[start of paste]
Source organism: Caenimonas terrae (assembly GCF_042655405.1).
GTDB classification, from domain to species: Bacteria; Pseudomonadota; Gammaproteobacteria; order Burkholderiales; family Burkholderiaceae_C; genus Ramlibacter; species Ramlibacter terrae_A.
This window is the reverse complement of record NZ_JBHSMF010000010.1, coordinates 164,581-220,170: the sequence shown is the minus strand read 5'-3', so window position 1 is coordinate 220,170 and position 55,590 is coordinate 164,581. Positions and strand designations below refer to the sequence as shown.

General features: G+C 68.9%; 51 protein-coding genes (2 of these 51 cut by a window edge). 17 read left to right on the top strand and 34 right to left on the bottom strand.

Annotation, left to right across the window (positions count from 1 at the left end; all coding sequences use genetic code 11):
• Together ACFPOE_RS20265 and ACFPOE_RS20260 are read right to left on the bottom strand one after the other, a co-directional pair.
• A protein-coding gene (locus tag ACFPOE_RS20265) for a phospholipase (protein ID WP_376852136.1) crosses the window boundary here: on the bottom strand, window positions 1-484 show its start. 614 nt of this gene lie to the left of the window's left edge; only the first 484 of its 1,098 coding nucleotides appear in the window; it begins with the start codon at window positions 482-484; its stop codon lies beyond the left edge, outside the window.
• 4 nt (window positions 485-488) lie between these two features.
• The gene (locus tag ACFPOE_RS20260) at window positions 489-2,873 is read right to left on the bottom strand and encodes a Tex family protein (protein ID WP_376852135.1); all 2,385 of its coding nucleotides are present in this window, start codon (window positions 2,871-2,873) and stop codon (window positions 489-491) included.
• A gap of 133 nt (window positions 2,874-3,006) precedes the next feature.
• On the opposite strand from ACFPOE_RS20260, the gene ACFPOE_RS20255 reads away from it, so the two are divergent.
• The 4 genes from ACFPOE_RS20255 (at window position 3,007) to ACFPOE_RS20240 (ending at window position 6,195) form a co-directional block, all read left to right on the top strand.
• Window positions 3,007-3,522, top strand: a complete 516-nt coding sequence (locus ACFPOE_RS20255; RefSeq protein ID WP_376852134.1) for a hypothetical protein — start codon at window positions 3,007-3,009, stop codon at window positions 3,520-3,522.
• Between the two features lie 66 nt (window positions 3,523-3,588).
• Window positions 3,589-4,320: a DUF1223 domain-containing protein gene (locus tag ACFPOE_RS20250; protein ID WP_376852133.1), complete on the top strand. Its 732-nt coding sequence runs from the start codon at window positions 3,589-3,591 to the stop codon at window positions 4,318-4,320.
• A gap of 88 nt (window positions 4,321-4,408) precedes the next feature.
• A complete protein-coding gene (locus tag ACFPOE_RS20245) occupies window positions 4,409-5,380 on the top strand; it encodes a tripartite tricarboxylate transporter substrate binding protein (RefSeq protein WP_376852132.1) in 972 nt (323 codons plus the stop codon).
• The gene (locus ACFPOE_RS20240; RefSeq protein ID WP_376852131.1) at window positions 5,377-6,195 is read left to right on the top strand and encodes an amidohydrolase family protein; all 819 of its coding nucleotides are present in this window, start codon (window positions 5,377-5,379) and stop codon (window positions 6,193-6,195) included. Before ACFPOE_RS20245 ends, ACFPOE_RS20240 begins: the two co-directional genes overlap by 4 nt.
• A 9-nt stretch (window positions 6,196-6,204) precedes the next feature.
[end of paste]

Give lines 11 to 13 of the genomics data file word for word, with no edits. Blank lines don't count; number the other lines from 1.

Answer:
• On the opposite strand from ACFPOE_RS20260, the gene ACFPOE_RS20255 reads away from it, so the two are divergent.
• The 4 genes from ACFPOE_RS20255 (at window position 3,007) to ACFPOE_RS20240 (ending at window position 6,195) form a co-directional block, all read left to right on the top strand.
• Window positions 3,007-3,522, top strand: a complete 516-nt coding sequence (locus ACFPOE_RS20255; RefSeq protein ID WP_376852134.1) for a hypothetical protein — start codon at window positions 3,007-3,009, stop codon at window positions 3,520-3,522.